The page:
Fully Integrated Robotised Engine

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Fully Integrated Robotised Engine
Fiat Fire engine.jpg
Overview
Manufacturer
Also called
  • FIRE
  • Starjet
  • Super-FIRE
  • T-Jet
Production
  • 1985-present (Fiat)
  • 2009-present (Chrysler)
Layout
Configuration Straight-4
Displacement
  • 769 cc (46.9 cu in)
  • 999 cc (61.0 cu in)
  • 1,108 cc (67.6 cu in)
  • 1,242 cc (75.8 cu in)
  • 1,368 cc (83.5 cu in)
Cylinder bore
  • 65 mm (2.6 in)
  • 70 mm (2.8 in)
  • 70.8 mm (2.79 in)
  • 72 mm (2.8 in)
Piston stroke
  • 58 mm (2.3 in)
  • 64.9 mm (2.56 in)
  • 72 mm (2.8 in)
  • 78.9 mm (3.11 in)
  • 84 mm (3.3 in)
Cylinder block alloy Cast iron
Cylinder head alloy Aluminum
Valvetrain
Combustion
Fuel system
Fuel type
Oil system Wet sump
Cooling system Water cooled

The FIRE (for "Fully Integrated Robotised Engine") is a series of automobile engines from Fiat Powertrain Technologies, built in FCA's Termoli, Betim and also in Dundee, MI (only in 1.4 Multiair versions) plants. It was designed by Italian design firm Rodolfo Bonetto.[1] It is constructed by robot assembly plants ("Robogate") to reduce costs.

The FIRE series replaced the old Fiat 100 series OHV engines in the mid-1980s. Mechanically, they are simple straight-4 engines with five main bearings crankshaft and overhead cam heads.

Since 1985, it has been constructed in different versions from 769 cc to 1368 cc with 8 valves; there is another version called the "Super-FIRE" which uses 16 valves and is available in 999 cc (Brazil) and 1242 cc (Brazil & Europe) displacements.

The 1368 cc variation introduced in 2003 is available in both 8 and 16 valves. In 2005 Fiat introduced a version of the 16v incorporating port deactivation (PDA) and EGR. This unit is frequently referred to as the "Starjet" engine. One year later, a turbocharged variety of the Starjet was introduced under the name "T-Jet", and a MultiAir (adding electro-hydraulic intake valve driving, with variable timing, lift and profile) version was added in 2009, available in either naturally aspirated and turbocharged forms.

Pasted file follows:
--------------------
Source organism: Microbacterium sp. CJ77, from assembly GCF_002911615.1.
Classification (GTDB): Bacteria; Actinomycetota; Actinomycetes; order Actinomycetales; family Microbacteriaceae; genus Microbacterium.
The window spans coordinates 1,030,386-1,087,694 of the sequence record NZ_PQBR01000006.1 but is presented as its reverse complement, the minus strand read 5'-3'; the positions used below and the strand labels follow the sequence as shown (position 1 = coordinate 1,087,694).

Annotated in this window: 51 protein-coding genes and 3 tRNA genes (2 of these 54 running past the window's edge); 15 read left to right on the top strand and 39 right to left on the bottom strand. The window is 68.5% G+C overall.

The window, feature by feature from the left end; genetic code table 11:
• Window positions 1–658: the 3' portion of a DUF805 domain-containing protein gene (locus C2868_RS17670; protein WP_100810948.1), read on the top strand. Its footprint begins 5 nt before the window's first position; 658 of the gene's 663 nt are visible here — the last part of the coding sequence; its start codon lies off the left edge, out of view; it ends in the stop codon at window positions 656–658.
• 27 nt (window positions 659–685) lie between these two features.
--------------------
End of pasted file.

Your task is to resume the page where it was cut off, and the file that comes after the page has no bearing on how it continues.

The FIRE was originally a carburetor engine, and later progressed to single point injection (SPI), then to multipoint injection (MPI), using sequential multipoint injection (SMPI) today. It is now used in the 750 Formula in a slightly modified state.

List of FIRE engines[edit]

The FIRE engine has been available in the following displacements:

  • 769 cc (0.8 L) - 65 mm bore x 58 mm stroke
    • 8V 34 PS (1986 - 1992)
  • 999 cc (1.0 L) - 70 mm bore x 64.9 mm stroke
    • 8V 45 PS (1986 - 1993)
    • 8V SPI 45 PS (1987 - 2003)
    • 16V SMPI 60 PS (1998 - 2003, Brazil only)
    • 8V SMPI Flex-fuel 77 PS (2005 - current, Brazil only)
  • 1108 cc (1.1 L) - 70 mm bore x 72 mm stroke
    • 8V 55 PS (1983 - 1993)
    • 8V SPI 50-55 PS (1993 - 2000)
    • 8V SMPI 55 PS (2001 - current)
  • 1242 cc (1.2 L) - 70.8 mm bore x 78.9 mm stroke
    • 8V SPI 60 PS (1993 - 1999)
    • 8V MPI 75 PS (1993 - 1999)
    • 8V SMPI 60 PS (1993 - 2009)
    • 8V SMPI VVT 69 PS (2007 - current)
    • 16V SMPI 80-86 PS (1998 - 2009)
  • 1368 cc (1.4 L) SMPI - 72 mm bore x 84 mm stroke
    • 8V SMPI 77 PS (2003 - current)
    • 8V SMPI VVT 77 PS (2005 - current)
    • 8V SMPI Flex-fuel 90 PS (2005 - current, Brazil only)
    • 16V SMPI 95 PS (2005 - current)
    • 16V SMPI StarJet VVTPDA 90-95 PS (2005 - current)
    • 16V T-Jet 105-120-155 PS (2006 - current)
    • 16V MultiAir 105 PS (2009 - current)
    • 16V MultiAir Turbo 130-170 PS (2009 - current)

Applications[edit]

Production[edit]

As part of the June 10, 2009 Operating Agreement, Chrysler's commercial production of Fully Integrated Robotized Engine began in its Dundee, Michigan facility.[2][3] Chrysler's first FIRE engine model, a 100 hp 1.4-liter FIRE with Multiair engine, was first introduced in Fiat 500 starting in 2010.[4]

See also[edit]

References[edit]

External links[edit]